“She is the expert in the district for the K-8 model,” Jenkins says. “She runs it incredibly well with extended high performance for her students. We asked her to replicate all those good sound policies at the new school. Clearly she is a star principal.”

Tracy looks forward to the challenge. And one reason she can take it on is that she has her people and her system in place at Arbor Ridge.

QUOTE_She looks for With-it-nessWhat’s her secret to success?

“In a nutshell, dedicated teachers,” she says. “They are here because I asked them to come here and I believe in them.’’

When asked what she looks for in a teacher, she responds, “With-it-ness.”

With-it-ness includes intelligence, a love of teaching and a natural connection with kids.

“You can’t teach with-it-ness,” she says. “You either have it or you don’t. I know within the first five minutes whether I’m going to hire someone. It’s like an instinct. I can tell when I am speaking to someone whether teaching comes naturally to that person. Someone who is a natural is going to be a superstar in the classroom.”

Her long tenure at Arbor Ridge has allowed her to hire a lot of superstars. Some were veterans. Some were career changers. Some were right out of college.

With-it-ness comes in many forms.

Her faith in her teachers has paid off as Orange County Public Schools has eliminated many district-mandated benchmark tests. Arbor Ridge has transitioned to formative tests developed by the teachers.

QUOTE_teachers have to be trusted as the professionals they areIt is more work, but it also gives teachers more buy-in and more flexibility to design assessments tailored for students at different levels. Developing tests also creates stronger knowledge of academic standards and more insight in how best to teach them.

“Teachers have to be trusted as the professionals they are,” says Tracy.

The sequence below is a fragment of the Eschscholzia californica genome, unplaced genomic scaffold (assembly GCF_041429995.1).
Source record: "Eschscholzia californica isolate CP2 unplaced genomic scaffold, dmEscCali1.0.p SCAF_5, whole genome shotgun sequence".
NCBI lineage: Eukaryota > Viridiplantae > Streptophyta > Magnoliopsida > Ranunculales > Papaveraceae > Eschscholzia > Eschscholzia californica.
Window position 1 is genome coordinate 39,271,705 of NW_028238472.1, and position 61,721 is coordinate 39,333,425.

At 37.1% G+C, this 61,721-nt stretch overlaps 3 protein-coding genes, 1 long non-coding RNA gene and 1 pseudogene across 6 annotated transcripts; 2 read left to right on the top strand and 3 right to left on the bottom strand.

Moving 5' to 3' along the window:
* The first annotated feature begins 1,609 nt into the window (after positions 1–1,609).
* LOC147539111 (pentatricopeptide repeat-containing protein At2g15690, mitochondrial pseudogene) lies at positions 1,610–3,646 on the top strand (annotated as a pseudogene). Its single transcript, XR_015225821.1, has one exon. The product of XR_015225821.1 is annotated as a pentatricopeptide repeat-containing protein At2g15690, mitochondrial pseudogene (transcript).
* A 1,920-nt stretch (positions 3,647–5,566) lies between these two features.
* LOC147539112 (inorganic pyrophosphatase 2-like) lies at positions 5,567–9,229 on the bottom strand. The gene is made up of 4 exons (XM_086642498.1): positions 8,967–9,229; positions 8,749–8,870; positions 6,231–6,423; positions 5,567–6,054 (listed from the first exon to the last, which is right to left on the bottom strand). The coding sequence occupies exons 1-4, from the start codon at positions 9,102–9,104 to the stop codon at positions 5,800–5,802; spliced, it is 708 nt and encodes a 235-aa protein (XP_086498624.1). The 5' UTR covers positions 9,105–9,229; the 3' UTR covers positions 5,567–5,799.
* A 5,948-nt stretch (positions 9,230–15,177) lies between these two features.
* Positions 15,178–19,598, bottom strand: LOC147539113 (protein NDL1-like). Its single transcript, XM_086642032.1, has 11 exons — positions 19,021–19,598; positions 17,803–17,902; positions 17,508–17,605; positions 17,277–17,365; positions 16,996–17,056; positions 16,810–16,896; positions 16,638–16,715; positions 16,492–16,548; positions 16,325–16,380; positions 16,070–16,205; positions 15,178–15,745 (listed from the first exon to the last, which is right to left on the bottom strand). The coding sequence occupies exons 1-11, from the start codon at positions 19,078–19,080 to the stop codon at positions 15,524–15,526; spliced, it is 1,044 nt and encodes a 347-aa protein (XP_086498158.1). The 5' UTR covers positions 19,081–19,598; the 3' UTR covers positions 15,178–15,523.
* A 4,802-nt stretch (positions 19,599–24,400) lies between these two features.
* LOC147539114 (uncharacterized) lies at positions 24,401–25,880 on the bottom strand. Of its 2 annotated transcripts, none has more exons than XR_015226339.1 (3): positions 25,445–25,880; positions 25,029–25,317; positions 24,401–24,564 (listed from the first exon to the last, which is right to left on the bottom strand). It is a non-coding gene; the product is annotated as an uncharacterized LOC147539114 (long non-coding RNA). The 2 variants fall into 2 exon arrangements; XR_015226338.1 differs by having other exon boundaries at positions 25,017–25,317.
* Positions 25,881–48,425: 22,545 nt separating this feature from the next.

Arbor Ridge doesn’t over-emphasize the state’s standardized tests, tamping down the stress level. There are no events, rallies or celebrations beforehand.

“Test day is another day at school,” she says. “The students know we expect 100 percent. We simply ask that they do their best.”

Since 2011, 90 percent or more of Arbor Ridge students in grades 6-8 have passed their state reading and math tests—far above the statewide average.

“I believe if you keep raising the bar, they will keep rising to clear it,” Tracy says. “The teacher has to have faith and expect that of them.”

Read other posts in the Secrets of Great Schools series:

About the author

Mike Thomas @MikeThomasTweet

Mike Thomas serves in the communications department, writing editorials and speeches. Prior to joining the Foundation, Mike worked for more than 30 years as a journalist with Florida Today and the Orlando Sentinel. He has written investigative projects, magazine feature stories, humor pieces, editorials and local columns. He won several state and national awards, and was named a finalist in the American Society of New Editors’ Distinguished Writing Award for Commentary/Column Writing in 2010. As a columnist for the Orlando Sentinel, he wrote extensively about education reform, becoming one of its chief advocates in the Florida media. Mike graduated from the University of Florida with degrees in political science and journalism. His wife is a teacher and he has two children in public schools. Contact Mike at